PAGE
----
THE past decade has seen the smartphone become a portal for managing daily life. Consumers use their pocket computers to bank, buy and befriend. Now this array of activities is expanding into an even more vital sphere. Apple has spent three years preparing its devices and software to process medical data, offering products to researchers and clinical-care teams. On January 24th it announced the result. The next big software update for its iPhone will include a feature, Health Records, to allow users to view, manage and share their medical records. Embedded in Apple’s Health app, the new feature will bring together medical data from participating hospitals and clinics, as well as from the iPhone itself, giving millions of Americans direct digital control of their own health information for the first time.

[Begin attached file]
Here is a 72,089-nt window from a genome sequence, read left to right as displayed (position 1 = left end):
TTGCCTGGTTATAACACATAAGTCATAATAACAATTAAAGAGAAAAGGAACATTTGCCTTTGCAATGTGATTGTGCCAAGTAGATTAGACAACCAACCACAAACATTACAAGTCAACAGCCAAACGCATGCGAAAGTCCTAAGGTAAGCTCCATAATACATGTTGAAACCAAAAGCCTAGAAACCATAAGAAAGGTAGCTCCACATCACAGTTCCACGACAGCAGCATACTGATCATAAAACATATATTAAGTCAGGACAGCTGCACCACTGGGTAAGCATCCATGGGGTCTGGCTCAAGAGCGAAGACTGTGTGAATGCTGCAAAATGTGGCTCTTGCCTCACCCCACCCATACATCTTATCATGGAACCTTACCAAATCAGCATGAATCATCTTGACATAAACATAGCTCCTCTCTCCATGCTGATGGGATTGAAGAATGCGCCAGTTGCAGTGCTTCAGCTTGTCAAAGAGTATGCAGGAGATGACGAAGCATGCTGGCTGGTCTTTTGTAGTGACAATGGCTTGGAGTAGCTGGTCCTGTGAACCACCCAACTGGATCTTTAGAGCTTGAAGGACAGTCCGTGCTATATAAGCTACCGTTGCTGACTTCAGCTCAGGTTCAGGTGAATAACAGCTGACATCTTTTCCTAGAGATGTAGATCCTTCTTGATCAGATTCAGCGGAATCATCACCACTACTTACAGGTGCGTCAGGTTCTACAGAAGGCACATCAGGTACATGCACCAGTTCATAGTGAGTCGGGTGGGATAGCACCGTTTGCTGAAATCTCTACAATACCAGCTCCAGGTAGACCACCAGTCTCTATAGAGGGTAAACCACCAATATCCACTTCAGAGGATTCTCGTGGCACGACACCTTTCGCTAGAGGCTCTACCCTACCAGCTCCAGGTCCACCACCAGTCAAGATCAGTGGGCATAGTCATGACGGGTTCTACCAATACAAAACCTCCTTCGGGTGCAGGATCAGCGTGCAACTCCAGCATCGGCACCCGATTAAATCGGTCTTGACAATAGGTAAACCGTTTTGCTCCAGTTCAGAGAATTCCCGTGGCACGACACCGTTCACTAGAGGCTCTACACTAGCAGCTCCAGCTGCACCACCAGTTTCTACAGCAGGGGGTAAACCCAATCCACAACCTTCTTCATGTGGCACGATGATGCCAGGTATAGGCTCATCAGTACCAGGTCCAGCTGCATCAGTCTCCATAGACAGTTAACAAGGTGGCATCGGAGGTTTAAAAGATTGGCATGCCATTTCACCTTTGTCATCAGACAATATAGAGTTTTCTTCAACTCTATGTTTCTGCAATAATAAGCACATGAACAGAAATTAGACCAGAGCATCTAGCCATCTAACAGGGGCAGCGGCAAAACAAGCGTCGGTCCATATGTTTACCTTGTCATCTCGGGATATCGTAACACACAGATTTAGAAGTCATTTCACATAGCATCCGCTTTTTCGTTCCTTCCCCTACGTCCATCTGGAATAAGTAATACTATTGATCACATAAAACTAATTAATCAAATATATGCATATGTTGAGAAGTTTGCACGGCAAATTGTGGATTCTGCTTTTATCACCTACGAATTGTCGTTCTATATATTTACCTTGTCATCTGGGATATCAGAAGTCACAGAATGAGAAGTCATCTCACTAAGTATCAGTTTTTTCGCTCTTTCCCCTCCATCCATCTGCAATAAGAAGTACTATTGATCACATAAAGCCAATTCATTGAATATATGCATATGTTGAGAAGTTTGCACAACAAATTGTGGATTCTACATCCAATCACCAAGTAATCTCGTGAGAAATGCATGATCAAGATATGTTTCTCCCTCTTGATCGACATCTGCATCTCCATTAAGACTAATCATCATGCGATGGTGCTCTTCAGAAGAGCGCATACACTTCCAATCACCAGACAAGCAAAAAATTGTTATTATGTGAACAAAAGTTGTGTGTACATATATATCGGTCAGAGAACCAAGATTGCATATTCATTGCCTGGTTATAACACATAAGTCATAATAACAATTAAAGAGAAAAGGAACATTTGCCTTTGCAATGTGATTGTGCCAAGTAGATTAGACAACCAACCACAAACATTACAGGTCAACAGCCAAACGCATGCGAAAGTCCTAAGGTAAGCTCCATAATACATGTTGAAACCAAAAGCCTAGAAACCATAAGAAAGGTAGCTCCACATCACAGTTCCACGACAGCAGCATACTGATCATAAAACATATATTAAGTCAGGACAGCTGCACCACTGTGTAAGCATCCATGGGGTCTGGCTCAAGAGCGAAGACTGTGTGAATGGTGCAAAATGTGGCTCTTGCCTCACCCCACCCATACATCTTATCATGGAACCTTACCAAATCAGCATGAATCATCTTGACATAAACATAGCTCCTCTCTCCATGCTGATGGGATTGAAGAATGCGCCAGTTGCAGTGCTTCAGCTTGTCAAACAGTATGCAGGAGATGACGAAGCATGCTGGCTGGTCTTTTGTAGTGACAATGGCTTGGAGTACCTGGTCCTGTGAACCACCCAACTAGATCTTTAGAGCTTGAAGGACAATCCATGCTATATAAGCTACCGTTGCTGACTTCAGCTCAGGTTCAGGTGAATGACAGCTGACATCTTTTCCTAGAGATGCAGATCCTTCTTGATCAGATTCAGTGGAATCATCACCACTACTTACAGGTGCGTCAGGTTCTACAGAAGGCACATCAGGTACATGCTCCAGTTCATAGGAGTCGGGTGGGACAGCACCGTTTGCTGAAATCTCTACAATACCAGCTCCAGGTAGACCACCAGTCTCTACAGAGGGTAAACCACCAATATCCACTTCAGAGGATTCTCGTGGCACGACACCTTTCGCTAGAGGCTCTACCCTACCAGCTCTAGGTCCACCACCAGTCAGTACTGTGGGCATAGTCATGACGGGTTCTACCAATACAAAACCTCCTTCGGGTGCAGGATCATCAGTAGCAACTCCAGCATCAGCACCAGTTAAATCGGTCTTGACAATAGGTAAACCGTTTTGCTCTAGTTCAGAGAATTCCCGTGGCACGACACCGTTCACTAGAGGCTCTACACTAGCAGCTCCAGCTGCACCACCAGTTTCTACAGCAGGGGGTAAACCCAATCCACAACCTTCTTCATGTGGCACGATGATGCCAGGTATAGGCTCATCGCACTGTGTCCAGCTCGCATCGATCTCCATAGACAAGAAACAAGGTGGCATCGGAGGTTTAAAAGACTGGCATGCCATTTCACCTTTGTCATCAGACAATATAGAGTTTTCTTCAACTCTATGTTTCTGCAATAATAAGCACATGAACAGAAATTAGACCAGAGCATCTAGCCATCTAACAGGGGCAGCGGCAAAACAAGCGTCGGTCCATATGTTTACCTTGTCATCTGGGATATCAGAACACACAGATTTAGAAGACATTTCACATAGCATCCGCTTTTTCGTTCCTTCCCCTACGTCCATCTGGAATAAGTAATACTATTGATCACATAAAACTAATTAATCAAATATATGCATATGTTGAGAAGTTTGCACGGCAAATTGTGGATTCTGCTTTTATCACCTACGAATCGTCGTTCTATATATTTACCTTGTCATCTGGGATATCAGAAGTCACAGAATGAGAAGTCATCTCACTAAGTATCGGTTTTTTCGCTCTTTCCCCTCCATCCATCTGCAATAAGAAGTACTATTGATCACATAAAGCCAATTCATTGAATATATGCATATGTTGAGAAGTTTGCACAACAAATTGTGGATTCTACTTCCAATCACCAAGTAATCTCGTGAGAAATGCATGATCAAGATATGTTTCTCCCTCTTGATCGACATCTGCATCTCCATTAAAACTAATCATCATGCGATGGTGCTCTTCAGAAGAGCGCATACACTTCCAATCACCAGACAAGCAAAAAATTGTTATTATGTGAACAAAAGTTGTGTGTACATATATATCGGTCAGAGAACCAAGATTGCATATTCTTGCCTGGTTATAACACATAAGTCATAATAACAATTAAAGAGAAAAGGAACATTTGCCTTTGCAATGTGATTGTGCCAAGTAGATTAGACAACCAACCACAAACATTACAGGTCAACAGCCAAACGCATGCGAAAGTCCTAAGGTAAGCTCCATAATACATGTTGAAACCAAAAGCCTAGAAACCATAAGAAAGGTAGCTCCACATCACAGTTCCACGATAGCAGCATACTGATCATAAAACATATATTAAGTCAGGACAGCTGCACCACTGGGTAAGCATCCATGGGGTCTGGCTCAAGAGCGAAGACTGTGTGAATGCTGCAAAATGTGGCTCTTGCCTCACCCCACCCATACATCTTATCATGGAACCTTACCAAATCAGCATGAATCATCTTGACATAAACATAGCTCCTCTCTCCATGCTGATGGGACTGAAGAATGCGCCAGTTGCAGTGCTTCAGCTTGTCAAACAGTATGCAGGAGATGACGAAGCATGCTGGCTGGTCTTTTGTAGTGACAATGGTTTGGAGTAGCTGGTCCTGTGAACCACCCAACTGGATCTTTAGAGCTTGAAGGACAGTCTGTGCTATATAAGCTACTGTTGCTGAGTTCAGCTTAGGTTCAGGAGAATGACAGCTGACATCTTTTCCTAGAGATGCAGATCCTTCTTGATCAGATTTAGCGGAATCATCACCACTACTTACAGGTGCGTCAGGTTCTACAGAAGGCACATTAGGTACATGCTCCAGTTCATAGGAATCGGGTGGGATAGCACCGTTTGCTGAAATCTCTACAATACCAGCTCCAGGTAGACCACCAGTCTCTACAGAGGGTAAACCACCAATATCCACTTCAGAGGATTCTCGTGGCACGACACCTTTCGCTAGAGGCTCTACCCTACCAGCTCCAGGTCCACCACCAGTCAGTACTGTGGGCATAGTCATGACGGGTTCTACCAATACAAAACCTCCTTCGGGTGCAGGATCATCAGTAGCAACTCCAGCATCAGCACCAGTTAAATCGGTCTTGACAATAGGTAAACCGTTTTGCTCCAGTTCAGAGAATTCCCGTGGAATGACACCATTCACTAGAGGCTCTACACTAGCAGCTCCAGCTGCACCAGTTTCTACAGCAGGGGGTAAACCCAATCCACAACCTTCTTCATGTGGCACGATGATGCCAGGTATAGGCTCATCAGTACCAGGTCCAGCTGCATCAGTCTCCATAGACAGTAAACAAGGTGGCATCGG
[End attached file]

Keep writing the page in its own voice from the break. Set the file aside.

Apple’s fellow tech giants are also on the march into medical services. On January 30th Amazon announced a partnership with Berkshire Hathaway and JPMorgan Chase to create a not-for-profit health-care company for their own employees that promises to employ technology to provide cheaper care than conventional health insurers offer. For the past year, the e-commerce giant has also been exploring a venture to use its logistical prowess to start selling drugs online.